Everyone has a preference for what metals you like best for your jewelry. Some people stick with gold, others prefer silver, and some may even choose gold for aesthetic options. What about the finer details? Do you know the difference between 14K gold and 24K gold? What makes sterling silver distinct "sterling"? Here's a guide to some different types of metal for jewelry and which you should select.
Solid Gold Jewelry
Gold, whether yellow, white, or rose, is trendy in the jewelry industry. Historically, there has always been value and emphasis put on gold - however, it's also malleable, making it great for jewelry making. A significant benefit of gold jewelry is that it doesn't tarnish on its own, compared to sterling silver. Gold jewelry can be as old as can be, but you can always bring it back to life with a simple polish. Avoid wearing gold jewelry in swimming pools or hot tubs, as chlorines can discolor gold when it's hot.
Gold is too delicate to be used undiluted, and this is where karat percentages come in. The lowest that can still legally be called gold is ten karats. You can tell how much gold is present based on the number of karats:
- 24 karat gold = 100 percent gold
- 22 karat gold = 92 percent gold
- 18 karat gold = 75 percent gold
- 14 karat gold = 58 percent gold
- 10 karat gold = 41 percent gold
Gold Jewelry: Plated vs. Filled vs. Vermeil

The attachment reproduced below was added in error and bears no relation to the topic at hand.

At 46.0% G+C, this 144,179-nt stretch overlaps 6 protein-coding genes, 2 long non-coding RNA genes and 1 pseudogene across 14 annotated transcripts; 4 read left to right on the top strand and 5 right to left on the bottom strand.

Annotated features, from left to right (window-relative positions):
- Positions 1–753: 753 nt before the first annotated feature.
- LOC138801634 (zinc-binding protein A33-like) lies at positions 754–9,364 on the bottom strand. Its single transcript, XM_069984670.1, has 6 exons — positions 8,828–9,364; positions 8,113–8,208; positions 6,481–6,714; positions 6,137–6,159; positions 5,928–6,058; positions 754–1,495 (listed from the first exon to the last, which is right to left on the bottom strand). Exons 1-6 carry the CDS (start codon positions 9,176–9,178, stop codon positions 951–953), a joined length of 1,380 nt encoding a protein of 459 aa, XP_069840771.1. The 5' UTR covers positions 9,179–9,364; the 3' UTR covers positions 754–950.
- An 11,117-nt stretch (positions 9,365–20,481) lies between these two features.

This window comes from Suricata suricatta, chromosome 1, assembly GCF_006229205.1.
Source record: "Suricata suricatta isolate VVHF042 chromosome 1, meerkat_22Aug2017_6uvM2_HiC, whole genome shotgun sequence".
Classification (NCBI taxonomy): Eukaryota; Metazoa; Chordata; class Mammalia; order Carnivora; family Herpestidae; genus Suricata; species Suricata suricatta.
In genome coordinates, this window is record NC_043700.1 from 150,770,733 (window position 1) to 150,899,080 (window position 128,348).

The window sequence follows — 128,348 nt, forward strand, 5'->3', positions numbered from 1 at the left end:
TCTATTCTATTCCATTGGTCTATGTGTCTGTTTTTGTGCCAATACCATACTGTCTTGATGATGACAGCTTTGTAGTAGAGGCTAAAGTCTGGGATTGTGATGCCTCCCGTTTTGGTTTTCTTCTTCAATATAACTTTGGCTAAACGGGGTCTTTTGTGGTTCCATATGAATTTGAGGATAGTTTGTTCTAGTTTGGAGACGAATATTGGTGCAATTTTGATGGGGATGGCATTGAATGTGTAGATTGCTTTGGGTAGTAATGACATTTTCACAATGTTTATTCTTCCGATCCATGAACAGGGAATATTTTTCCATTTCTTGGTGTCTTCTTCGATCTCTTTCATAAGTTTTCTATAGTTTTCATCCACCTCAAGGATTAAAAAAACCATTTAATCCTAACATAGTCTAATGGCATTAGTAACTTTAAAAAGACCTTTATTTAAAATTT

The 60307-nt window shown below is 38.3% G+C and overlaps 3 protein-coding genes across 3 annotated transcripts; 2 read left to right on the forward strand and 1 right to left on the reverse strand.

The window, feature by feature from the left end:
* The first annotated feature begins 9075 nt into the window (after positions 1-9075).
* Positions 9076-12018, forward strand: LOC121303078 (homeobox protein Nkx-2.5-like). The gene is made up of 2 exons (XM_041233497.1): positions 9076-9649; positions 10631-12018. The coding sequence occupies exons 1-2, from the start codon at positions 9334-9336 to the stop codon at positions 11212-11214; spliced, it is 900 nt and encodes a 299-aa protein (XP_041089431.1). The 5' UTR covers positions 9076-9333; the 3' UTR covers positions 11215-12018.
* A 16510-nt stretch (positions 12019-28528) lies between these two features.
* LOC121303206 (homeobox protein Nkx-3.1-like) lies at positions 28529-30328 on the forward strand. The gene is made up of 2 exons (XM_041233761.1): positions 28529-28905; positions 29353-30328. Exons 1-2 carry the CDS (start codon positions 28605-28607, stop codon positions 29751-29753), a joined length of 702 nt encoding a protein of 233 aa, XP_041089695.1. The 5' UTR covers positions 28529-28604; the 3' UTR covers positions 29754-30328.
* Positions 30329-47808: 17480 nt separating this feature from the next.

These different types of gold jewelry can be easily confused. People often use the terms interchangeably, even though they're different. Gold-plated jewelry is a low-end metal, such as brass or copper, electroplated with a layer of gold. It's typically less expensive than the other options yet more valuable than vermeil. Gold-filled jewelry has a thicker layer of gold over the base and can sometimes be as much as 100% more viscous, making it a good option for longer jewelry. Gold vermeil can be known as a "silver gilt". It's a higher-quality silver that's plated with a thin gold layer. Vermeil can be made with either pure or sterling silver.
Sterling Silver Jewelry
Sterling silver jewelry is one of the most common metal types for jewelry, and you've probably owned a few silver pieces in your life. Pure silver is weak and difficult to shape, and if you wear pure silver as jewelry, it may stain your skin from oxidation due to the reaction of sulfur in the air and ammonia in your sweat. Sterling silver is a common swap for pure silver jewelry as it's an affordable white metal comprising 92.5% pure silver. You'll typically see a "925" on any sterling silver jewelry.
How Can I Tell What Type of Metal My Jewelry Is?
If you purchase a vintage piece of jewelry or find something lying around and want to know what metal it is, it's pretty easy to look for specific markings. As mentioned above, silver jewelry almost always has a "925" or "sterling" stamp. Real metals, such as gold, silver, or platinum, must be stamped with a quality mark showing the percentage of metal used. For non-precious metals, you can always try using a magnet. If you are having trouble, contact Bostonian Jewelers, and we can help you figure it out.
Work with Bostonian Jewelers
At Bostonian Jewelers, we aim to help people find the highest quality jewelry for themselves or a loved one. We create only the finest jewelry featuring precious metals and stones. Start shopping with us today, or plan your restoration project with our experts.Continue reading